Shyam Nath, ACB, recently started working in the Pathways learning experience. As the director of technology integrations for GE Digital—the software arm of General Electric—in San Ramon, California, he is a savvy judge of all things technological.
Happily, when it comes to Toastmasters’ new education program, Nath’s verdict is a positive one. He offers high praise for Base Camp, Pathways’ online learning management system. The “self-service” aspect of Base Camp makes the education process more efficient, he says, because the system guides you through the Pathways journey step by step, providing many useful learning tools along the way.
In a world of ever-advancing technology, the new learning experience puts the organization on the right track for the future, says Nath. “Pathways is the digital transformation of Toastmasters,” he says.
Nath, who belongs to a General Electric corporate club, is a member of District 57 in Northern California, the first district eligible to enroll in Pathways. In February, Toastmasters International began a three-district pilot program: After District 57 started off the program that month, District 27 in the Washington, D.C., area followed in March, and District 51 in Malaysia was scheduled to start next.
“Pathways is the digital transformation of Toastmasters.”— SHYAM NATH, ACB
In late July, Pathways is scheduled to launch in Region 14, the start of a phased rollout to regions around the world. Pathways education materials will be translated into the eight non-English languages supported by Toastmasters International: Arabic, French, German, Japanese, Portuguese, Simplified Chinese, Spanish and Traditional Chinese. To see the order in which regions will roll out and translated materials will be available, view the rollout schedule on the Pathways learning experience webpage.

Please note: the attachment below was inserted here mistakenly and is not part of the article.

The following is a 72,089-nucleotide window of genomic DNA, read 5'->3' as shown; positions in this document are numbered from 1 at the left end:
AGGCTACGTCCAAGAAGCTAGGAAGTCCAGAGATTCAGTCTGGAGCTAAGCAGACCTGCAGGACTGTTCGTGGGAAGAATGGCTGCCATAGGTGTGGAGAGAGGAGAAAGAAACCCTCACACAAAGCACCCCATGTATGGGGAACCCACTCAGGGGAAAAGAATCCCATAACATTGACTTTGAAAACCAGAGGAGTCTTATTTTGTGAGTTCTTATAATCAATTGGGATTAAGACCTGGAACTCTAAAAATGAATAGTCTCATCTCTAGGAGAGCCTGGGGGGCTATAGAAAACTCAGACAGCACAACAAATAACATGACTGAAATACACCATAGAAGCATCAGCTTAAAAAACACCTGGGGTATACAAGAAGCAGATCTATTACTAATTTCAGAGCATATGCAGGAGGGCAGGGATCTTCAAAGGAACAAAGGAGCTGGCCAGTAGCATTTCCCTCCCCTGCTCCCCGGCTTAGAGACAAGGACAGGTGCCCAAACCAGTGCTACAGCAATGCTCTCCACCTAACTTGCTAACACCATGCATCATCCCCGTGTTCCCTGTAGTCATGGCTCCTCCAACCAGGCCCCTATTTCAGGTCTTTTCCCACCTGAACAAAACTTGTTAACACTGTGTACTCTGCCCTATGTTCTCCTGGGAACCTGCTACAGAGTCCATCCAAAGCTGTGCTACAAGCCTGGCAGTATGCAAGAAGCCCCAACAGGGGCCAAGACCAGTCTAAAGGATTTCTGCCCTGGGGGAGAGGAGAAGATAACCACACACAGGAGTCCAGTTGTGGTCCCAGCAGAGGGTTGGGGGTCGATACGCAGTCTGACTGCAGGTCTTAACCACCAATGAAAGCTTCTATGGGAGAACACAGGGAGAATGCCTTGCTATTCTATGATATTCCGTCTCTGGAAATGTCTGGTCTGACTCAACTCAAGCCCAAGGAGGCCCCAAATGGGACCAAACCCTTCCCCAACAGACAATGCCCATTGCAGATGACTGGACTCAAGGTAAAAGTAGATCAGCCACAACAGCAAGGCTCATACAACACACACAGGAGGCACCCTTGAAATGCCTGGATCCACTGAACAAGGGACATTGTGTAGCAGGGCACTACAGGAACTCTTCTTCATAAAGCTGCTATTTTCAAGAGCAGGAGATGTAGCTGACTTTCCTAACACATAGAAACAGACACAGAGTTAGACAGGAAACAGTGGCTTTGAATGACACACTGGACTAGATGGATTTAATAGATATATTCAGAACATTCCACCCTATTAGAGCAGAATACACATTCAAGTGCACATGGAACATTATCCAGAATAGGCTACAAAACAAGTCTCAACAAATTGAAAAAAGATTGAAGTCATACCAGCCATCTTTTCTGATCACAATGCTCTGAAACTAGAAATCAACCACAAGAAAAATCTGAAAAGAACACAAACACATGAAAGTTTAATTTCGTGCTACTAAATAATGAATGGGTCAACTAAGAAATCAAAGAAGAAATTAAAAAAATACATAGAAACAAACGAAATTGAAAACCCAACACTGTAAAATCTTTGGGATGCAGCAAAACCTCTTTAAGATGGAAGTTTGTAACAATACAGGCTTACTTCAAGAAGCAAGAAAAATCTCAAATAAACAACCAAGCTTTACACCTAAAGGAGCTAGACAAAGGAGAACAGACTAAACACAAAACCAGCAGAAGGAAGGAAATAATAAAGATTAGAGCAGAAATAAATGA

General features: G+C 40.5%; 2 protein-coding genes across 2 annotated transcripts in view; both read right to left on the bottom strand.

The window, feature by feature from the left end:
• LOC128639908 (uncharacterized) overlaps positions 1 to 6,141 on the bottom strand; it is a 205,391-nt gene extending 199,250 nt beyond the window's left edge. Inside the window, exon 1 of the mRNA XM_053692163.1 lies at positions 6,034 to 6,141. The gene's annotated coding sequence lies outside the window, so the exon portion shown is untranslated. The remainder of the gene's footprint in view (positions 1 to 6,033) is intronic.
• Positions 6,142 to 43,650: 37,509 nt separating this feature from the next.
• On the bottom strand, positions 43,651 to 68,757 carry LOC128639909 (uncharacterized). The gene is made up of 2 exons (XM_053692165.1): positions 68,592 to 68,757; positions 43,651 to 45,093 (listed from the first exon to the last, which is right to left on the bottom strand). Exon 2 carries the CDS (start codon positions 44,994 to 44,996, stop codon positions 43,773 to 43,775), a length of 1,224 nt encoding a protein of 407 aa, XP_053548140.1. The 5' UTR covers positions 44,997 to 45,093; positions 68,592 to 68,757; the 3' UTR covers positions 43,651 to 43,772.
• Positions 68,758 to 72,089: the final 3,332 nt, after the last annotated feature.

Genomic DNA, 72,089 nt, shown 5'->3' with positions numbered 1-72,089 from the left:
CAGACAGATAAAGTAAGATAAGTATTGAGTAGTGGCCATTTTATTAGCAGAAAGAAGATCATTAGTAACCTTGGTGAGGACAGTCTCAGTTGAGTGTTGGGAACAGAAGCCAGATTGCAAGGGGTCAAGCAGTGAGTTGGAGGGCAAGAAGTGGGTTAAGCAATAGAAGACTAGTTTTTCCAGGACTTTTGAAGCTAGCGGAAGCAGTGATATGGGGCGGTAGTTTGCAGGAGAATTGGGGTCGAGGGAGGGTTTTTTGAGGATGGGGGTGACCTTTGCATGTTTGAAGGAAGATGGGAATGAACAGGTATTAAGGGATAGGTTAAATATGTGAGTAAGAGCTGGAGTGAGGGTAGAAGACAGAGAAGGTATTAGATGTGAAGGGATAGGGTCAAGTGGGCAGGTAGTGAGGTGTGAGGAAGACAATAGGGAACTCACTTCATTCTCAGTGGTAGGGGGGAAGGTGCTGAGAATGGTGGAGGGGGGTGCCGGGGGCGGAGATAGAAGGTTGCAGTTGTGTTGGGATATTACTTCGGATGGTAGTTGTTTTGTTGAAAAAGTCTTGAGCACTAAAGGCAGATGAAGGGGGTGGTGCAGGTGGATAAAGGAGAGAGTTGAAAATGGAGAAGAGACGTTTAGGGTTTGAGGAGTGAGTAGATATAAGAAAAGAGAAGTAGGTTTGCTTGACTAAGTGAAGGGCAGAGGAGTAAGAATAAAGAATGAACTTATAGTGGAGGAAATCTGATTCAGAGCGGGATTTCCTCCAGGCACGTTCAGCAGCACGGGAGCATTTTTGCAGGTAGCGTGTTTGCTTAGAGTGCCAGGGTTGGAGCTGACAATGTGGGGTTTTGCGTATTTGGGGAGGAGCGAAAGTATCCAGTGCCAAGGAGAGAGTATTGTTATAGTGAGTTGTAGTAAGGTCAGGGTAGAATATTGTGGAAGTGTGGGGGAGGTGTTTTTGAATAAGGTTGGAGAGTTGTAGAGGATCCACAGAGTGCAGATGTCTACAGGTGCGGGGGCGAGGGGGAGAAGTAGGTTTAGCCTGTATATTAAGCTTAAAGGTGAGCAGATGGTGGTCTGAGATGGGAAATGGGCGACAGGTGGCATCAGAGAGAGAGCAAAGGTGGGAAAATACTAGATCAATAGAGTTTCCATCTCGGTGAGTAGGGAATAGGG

District 57 members participating in the pilot have many good things to say about Pathways. Among those working in the program is George Marshall, DTM, a dedicated Pathways volunteer from the start. The 14-year Toastmaster, who is working in the Presentation Mastery path, says he is impressed by the program’s instructional design. The projects are well-structured, engaging and relevant to members’ needs, he says.
“I think it shows a lot of thought went into the development of Pathways,” says Marshall, a retired marketing executive. “When you dig into it, you can see that the Pathway design team drew heavily on the current education program, but also added a lot of new projects that did not exist before, like ones on social media, podcasting and blogging.” He also appreciates the mobile accessibility of the program, noting that he’s worked in Pathways on a computer and a tablet.
While Marshall is a veteran Toastmaster, Annie Li is a new member. She joined at just about the time Pathways rolled out in District 57, so this is the only education program she’s known in Toastmasters. “I think it’s great,” she says.
“I think the likely result will be to raise the quality of mentoring consistently across clubs.”— GEORGE MARSHALL, DTM